Miners skate to next round of the playoffs
It’s incredible what a little ice time will do for a team.
After losing 13 seniors to graduation last year, Park City High School head hockey coach Barry Graves knew he would have a hard road ahead of him this season. Luckily, this challenge coincided with the Park City Ice Arena’s first winter of being open. With multiple practices per week, the Miners went from a winless first half of the season to earning a third-place finish in the Utah High School Hockey Independent Division. From there, they won their first game in the playoffs and then on Tuesday, they continued their unlikely skate through the playoffs with a decisive 4-2 win against Cache Valley Independent Wild at the E-Center.
"The amount of ice time we devoted to the players is finally coming to fruition," Graves said. "We’ve seen guys that are marginal players become good skaters."
With many of his varsity players down with injuries, Graves was worried about how substituting six junior varsity athletes into the Tuesday’s game would affect the outcome. The game started off with a goal-less first period, but the Miners still managed to dominate defensively forcing the Wild into numerous turnovers. Graves said that it was just a matter of adjustment for the younger skaters before the goals would start going into the net.
"After the first period, we decided if we want to continue, we had to come together as a team and learn each other’s moves," Graves said.
The Miners seemed to have learned their lesson, with Austin Keller scoring a goal with five minutes left in the second period. A minute later, Greg Robbins added another goal off of an assist by David Paskoski. Cache Valley responded with one of their own with about two minutes left.
In the third period, Brandon BeeBe scored another goal at the 11-minute mark with an assist from Robert Repko. Five minutes later, Cache Valley was able to get the puck in the net again, but Park City was ready, and quickly responded with another Miner goal by Repko with help from Zack Fear with three and half minutes left in the game for the 4-2 victory.
"The offensive attack has been strong all season long," Graves said. "Having kids out with injury — everyone younger can really attack and create turnovers."
The Miners forced 11 turnovers in the match, which Graves said was indicative of how much control the team possesses.
Robbins, Keller and BeeBe were among the junior varsity players that stepped up at the forward position in the absence of the usual Park City starters.
The Miners will need to be ready to play without some of their best talent again next week, when they lose three more players to vacation over the President’s Day weekend. Luckily, starting forwards Colin Almquist and Greg Bois should return to the lineup by Wednesday’s semifinal game against the South Valley Independent.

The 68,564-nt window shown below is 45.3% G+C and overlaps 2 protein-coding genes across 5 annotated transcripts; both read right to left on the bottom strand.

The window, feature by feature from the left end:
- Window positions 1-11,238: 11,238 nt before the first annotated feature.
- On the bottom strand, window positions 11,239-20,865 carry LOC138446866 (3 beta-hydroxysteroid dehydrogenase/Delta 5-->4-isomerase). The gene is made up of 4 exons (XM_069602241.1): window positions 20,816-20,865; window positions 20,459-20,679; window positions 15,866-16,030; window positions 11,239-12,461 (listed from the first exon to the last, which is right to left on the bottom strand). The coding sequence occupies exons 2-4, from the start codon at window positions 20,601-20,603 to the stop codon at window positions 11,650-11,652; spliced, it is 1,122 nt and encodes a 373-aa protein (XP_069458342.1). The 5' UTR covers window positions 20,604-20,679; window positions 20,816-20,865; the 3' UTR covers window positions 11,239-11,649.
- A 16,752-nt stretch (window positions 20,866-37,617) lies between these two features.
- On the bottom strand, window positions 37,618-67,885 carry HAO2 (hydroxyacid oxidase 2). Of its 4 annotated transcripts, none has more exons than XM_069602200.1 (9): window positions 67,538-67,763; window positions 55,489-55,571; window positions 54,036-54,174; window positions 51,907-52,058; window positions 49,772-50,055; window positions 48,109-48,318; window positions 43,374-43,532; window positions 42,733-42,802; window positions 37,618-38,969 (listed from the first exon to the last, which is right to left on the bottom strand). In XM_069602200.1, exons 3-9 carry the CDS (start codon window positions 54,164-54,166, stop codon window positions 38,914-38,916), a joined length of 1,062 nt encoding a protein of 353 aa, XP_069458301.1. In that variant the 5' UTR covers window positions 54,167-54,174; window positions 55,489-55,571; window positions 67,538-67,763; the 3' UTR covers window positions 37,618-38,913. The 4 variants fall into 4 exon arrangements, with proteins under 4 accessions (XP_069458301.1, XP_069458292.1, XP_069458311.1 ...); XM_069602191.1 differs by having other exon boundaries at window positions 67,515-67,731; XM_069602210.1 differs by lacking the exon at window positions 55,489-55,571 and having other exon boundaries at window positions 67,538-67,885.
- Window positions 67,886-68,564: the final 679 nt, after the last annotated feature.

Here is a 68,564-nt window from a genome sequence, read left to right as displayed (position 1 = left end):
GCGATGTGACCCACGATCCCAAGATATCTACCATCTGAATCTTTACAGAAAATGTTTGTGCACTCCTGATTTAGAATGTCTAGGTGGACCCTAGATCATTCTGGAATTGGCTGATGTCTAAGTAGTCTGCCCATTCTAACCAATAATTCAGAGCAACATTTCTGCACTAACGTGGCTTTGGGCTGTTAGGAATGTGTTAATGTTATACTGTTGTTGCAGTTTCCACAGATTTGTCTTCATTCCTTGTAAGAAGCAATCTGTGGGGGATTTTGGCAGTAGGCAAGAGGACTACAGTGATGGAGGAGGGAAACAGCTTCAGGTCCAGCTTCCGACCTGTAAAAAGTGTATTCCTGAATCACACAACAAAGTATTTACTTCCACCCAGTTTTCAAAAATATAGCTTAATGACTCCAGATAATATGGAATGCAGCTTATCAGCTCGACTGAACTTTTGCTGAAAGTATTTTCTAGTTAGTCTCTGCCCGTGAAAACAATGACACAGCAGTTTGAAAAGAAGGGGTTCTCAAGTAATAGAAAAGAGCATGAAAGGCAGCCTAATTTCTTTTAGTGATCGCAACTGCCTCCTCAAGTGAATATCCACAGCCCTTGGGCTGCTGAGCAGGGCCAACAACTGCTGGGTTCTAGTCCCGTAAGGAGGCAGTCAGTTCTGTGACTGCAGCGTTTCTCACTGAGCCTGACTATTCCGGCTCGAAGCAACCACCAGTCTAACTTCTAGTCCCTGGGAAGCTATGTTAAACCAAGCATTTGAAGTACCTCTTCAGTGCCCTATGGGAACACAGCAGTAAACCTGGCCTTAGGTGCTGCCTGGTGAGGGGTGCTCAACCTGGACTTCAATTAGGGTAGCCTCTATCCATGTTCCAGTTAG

Graves says that if his team can fight through next week, the chances of earning the championship trophy are very good. His team is very focused and determined this season. A positive attitude mixed with the return of the rest of the team, except Kyle Fraleigh, who is gone for the season with a fractured vertebra, should give the Miners a good chance of winning.
"I think they are more focused this year than I’ve ever seen," Graves said. "This is the first time we’ve made it past the first round and now we’re in the third."
Graves says that all teams that have won the state trophies in past years have year-round training and consistent access to a rink, so he feels confident about the next two games.
"If this attitude carries on to the next two games, we will be hoisting a championship trophy this year," Graves said.
The Miners will take to ice to meet the South Valley Independent next Wednesday, March 21 at 8:15 p.m. at the Peaks Ice Arena in Provo.
Support Local Journalism
Support Local Journalism
Readers around Park City and Summit County make the Park Record's work possible. Your financial contribution supports our efforts to deliver quality, locally relevant journalism.
Now more than ever, your support is critical to help us keep our community informed about the evolving coronavirus pandemic and the impact it is having locally. Every contribution, however large or small, will make a difference.
Each donation will be used exclusively for the development and creation of increased news coverage.
Start a dialogue, stay on topic and be civil.
If you don't follow the rules, your comment may be deleted.
User Legend: Moderator Trusted User
$1 million in CARES Act funding has been set aside for Summit County nonprofits, and the Park City Community Foundation is working to organize the fund and how to choose recipients. The goal is to start accepting applications Oct. 14.